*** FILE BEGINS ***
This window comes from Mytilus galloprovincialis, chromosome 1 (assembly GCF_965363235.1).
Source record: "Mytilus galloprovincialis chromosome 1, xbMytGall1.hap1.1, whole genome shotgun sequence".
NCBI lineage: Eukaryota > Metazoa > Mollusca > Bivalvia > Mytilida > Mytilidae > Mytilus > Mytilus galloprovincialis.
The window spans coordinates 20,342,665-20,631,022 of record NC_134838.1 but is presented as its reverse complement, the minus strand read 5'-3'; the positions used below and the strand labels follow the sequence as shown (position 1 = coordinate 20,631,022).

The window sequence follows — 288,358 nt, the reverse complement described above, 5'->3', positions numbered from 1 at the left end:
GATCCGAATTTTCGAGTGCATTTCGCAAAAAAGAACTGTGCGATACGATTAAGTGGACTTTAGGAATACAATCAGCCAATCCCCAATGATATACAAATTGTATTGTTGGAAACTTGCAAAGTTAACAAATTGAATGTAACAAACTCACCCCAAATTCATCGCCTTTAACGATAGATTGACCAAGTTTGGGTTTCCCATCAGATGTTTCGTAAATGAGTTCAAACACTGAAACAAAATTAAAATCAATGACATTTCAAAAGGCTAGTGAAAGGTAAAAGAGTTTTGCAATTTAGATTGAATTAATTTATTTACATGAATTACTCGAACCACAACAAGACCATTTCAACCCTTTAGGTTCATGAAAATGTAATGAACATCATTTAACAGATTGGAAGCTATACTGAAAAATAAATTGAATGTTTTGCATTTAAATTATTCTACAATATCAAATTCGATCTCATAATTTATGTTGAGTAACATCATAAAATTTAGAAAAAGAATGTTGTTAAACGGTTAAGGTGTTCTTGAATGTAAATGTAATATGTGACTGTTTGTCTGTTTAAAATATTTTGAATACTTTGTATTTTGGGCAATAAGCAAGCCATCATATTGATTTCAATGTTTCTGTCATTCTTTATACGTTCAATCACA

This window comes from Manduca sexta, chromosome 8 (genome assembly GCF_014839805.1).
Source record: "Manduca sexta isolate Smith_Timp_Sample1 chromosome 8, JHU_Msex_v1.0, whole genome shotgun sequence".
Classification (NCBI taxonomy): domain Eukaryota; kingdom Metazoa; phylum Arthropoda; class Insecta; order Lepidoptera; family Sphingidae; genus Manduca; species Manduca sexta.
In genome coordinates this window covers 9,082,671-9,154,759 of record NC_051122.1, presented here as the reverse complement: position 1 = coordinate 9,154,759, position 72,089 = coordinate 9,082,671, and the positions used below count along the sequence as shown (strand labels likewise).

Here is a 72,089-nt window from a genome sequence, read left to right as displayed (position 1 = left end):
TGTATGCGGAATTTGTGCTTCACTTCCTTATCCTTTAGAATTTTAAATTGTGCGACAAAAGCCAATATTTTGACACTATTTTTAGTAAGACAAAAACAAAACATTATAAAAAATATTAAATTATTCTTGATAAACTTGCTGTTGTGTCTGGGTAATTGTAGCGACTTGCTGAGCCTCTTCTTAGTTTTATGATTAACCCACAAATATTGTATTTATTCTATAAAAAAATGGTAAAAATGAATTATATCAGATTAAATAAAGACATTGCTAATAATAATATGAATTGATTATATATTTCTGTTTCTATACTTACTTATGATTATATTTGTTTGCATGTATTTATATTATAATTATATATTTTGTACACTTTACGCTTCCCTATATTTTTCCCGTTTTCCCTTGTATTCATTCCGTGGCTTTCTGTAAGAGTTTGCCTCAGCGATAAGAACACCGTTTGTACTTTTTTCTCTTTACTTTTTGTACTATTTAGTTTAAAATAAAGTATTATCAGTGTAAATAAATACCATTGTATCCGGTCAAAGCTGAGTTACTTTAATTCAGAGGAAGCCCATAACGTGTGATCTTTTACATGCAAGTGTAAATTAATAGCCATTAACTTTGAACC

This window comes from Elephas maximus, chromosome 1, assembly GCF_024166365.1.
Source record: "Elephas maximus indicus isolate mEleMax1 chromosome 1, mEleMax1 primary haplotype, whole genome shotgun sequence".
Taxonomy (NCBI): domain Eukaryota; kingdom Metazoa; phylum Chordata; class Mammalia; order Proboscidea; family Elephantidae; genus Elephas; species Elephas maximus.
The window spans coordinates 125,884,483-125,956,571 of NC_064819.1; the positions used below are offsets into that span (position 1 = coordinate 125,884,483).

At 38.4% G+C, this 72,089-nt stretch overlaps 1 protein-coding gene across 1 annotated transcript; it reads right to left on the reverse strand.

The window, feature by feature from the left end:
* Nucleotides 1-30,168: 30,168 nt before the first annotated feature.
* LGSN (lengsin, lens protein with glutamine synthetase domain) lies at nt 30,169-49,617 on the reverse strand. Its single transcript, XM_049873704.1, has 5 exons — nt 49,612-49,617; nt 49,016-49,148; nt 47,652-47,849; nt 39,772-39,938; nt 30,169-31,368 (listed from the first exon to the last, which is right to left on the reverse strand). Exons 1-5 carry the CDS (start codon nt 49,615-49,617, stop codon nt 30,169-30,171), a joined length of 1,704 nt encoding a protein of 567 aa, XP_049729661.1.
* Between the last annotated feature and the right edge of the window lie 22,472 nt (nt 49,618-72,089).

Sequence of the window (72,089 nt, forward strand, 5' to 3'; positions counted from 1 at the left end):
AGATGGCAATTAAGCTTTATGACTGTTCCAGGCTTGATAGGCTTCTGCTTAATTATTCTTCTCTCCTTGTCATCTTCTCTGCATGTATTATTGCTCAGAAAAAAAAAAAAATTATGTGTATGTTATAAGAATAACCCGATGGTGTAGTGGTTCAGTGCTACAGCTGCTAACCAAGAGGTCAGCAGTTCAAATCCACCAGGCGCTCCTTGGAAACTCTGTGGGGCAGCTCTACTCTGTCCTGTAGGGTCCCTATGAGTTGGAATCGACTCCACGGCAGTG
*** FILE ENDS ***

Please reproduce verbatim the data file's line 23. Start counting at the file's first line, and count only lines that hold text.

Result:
AGATGGCAATTAAGCTTTATGACTGTTCCAGGCTTGATAGGCTTCTGCTTAATTATTCTTCTCTCCTTGTCATCTTCTCTGCATGTATTATTGCTCAGAAAAAAAAAAAAATTATGTGTATGTTATAAGAATAACCCGATGGTGTAGTGGTTCAGTGCTACAGCTGCTAACCAAGAGGTCAGCAGTTCAAATCCACCAGGCGCTCCTTGGAAACTCTGTGGGGCAGCTCTACTCTGTCCTGTAGGGTCCCTATGAGTTGGAATCGACTCCACGGCAGTG